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High Crimes: The Fate of Everest in an Age of Greedby Michael Kodas
Synopses & Reviews
In the years following the publication of Into Thin Air, much has changed on Mount Everest. Among all the books documenting the glorious adventures in mountains around the world, and the unique perils and challenges of Mount Everest, none details how the recent infusion of wealth into the mountains is reacting with the age-old lust for glory to draw crime to the highest places on the planet, how a mountain??'s ability to reduce climbers to their essential selves is revealing villains as well as heroes, greed as well as selflessness. The change is caused both by a tremendous boom in traffic to the world??'s mountains and a new class of parasitic and predatory adventurer. It??'s likely that Jon Krakauer would not recognize the camps that he visited on Mount Everest almost a decade ago. This book will take readers on a harrowing tour of the criminal underworld on the slopes and peaks of the world??'s most majestic mountain.& nbsp; & nbsp; & nbsp; Some of the stories included here are the tragic story of Nils Antezana, a climber who died on Everest after he was abandoned by his guide.& nbsp; Also the author??'s own summit story, as he participated in the Connecticut Everest Expedition, which& nbsp; would never have followed George Dijjmarescu and Lhakpa Sherpa to the Himalaya had news of the couple??'s climb with the Romanian team the previous year made it to the United States. But as they neared the frigid peril of Everest, the charming couple turned increasingly hostile. Women on the team held little power and were instead threatened, stalked, and harassed before& nbsp; a final assault. By the end of the expedition, the three womenwith the team could not travel unaccompanied in base camp due to the threat of violence. Those that tried to stand against the violence, theft and intimidation found the worst of the peril they encountered on Everest had followed them home to Connecticut. Beatings, thefts, drugs, prostitution, coercion, threats, and abandonment on the highest slopes of Everest and other mountains have become the rule rather than the exception, and Kodas describes many of these experiences and explores the larger issues these stories raise with thriller-like intensity.& nbsp; & nbsp;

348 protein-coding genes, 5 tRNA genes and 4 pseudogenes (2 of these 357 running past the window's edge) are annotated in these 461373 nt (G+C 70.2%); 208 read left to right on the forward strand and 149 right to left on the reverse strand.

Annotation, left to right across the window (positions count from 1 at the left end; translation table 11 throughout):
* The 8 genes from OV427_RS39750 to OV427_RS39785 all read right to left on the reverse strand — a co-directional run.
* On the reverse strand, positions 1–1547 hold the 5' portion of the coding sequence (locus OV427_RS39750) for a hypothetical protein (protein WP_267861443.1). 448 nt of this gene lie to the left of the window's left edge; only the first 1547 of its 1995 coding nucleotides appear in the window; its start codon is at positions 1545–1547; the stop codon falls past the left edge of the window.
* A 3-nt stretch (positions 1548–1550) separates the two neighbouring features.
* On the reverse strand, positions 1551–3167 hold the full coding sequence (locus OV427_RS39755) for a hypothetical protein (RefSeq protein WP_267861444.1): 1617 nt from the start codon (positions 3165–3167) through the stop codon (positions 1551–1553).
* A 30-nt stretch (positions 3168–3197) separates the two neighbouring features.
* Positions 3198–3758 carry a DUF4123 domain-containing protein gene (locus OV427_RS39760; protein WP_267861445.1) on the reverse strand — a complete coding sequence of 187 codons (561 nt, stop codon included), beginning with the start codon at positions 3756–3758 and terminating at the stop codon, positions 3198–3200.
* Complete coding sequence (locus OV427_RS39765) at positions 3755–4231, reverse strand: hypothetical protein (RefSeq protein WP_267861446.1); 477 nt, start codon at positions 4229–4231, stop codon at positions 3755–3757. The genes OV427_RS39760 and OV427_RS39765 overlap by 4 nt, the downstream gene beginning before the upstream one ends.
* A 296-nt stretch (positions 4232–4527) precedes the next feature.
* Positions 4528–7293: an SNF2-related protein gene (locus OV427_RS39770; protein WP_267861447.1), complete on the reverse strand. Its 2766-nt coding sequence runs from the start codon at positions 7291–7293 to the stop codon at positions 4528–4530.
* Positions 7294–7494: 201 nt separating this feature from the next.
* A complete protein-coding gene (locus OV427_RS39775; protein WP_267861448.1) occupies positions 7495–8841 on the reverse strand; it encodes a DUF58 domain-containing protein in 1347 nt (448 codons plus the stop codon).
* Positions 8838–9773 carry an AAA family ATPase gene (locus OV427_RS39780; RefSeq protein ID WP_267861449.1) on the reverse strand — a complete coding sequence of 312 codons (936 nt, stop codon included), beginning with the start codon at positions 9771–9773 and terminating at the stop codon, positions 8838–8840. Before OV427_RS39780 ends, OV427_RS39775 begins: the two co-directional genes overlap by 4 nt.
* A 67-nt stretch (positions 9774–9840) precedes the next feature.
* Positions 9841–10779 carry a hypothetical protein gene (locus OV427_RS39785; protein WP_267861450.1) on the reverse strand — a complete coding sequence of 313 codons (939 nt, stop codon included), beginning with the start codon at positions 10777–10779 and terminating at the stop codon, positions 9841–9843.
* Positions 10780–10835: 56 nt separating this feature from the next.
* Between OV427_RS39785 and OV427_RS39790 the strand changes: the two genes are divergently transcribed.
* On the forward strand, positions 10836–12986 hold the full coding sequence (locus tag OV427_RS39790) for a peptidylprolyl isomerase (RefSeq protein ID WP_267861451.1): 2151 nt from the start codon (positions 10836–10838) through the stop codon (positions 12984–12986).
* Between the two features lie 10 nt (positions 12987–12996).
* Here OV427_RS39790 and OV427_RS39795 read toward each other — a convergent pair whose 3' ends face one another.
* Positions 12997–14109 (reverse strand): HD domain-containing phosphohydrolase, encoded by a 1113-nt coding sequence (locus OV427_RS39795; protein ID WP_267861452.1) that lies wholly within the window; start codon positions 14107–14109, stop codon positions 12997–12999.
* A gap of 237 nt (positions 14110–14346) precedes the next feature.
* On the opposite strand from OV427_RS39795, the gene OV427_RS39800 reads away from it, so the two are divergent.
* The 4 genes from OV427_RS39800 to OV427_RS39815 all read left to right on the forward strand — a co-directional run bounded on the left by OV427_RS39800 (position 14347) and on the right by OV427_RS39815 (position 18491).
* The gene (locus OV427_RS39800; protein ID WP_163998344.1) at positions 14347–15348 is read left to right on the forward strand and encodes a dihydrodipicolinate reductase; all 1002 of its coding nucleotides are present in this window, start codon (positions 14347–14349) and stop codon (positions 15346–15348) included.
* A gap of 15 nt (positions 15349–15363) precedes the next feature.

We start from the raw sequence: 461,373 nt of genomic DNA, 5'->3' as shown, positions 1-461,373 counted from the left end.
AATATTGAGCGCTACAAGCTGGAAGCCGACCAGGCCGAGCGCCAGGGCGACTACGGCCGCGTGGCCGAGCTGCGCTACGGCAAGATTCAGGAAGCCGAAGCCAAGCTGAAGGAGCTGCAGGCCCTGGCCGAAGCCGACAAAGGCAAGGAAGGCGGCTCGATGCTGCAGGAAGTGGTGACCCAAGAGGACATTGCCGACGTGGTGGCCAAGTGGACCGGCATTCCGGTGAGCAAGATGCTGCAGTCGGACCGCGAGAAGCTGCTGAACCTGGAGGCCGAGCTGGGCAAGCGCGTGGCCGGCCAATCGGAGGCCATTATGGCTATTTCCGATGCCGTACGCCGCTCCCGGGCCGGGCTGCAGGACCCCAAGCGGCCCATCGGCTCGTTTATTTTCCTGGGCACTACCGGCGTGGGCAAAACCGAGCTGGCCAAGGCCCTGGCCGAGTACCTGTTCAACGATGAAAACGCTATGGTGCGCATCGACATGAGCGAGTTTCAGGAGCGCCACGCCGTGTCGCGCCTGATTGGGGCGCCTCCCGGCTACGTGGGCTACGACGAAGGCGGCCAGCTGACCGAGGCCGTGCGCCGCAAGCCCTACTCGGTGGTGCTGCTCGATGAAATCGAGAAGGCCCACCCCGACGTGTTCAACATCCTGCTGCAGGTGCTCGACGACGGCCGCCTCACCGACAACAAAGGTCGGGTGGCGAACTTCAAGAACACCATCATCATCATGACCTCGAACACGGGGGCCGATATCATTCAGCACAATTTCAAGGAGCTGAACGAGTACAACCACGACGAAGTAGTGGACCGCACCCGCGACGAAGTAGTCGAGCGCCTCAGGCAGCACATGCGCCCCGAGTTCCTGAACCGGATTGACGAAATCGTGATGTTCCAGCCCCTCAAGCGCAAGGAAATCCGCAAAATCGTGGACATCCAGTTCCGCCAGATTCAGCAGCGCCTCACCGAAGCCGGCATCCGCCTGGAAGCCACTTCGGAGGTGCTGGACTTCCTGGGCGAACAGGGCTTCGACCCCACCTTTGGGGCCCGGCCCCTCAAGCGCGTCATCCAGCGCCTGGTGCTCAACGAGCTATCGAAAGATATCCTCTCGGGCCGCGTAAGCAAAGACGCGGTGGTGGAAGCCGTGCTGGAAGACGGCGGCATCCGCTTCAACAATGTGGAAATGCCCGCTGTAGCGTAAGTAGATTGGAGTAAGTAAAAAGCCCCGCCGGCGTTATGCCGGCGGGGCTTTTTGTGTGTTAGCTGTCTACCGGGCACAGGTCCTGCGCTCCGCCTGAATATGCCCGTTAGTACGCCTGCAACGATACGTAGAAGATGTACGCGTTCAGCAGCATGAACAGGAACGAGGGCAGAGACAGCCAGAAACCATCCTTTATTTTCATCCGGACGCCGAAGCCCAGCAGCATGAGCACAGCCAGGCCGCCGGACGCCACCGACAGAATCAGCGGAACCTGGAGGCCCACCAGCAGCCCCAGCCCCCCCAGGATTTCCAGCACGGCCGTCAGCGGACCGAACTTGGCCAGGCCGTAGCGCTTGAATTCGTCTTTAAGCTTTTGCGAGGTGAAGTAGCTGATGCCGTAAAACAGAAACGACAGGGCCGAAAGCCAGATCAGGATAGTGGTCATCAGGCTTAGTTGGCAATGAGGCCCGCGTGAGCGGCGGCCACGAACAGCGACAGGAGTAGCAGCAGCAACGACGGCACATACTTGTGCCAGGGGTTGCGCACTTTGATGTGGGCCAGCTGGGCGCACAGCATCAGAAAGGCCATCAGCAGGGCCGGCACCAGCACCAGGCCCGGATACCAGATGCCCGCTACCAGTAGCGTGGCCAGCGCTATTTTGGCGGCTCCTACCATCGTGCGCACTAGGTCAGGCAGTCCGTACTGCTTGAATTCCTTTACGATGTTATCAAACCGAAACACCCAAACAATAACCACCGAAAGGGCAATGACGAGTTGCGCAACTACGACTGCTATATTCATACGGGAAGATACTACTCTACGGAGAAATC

Kodas details how the recent infusion of wealth into mountaineering has brought about the age-old lust for glory. Through others accounts, as well as his own, the author illustrates the mountain's ability to reduce climbers to their essential selves--revealing villains as well as heroes.
"The perfect follow-up to Krakauer's riveting account of a perfect storm."
"Kodas's absorbing description of the narrow moral compass governing human interaction at the top of the world is bound to shock both armchair adventurers and seasoned mountaineers."
"(Kodas) discovered more deceit, thievery, and double-crossing among his climbers than you find in a Martin Scorsese gangster film. High Crimes is both an adventure story and an expos of a sport riddled with danger and corruption."
--Washington Post Book World
"Kodas's descriptions of the struggles confronting even the best-prepared climbers leave the reader breathless."
--Dallas Morning News
"[High Crimes] is hair-raising and lays bare the excitement and fear that face great explorers at the top of the world. . . . Well written, and as deftly plotted as the finest mystery novel, Kodas brings to life a disturbing picture of society at high altitude."
"Kodas does an excellent job exposing the ways in which money and ego have corrupted the traditional cultures of both mountaineers and their Sherpa guides. . . . His narrative is as hard to turn away from as a slow-motion train wreck."
High Crimes is journalist Michael Kodas's gripping account of life on top of the world--where man is every bit as deadly as Mother Nature.
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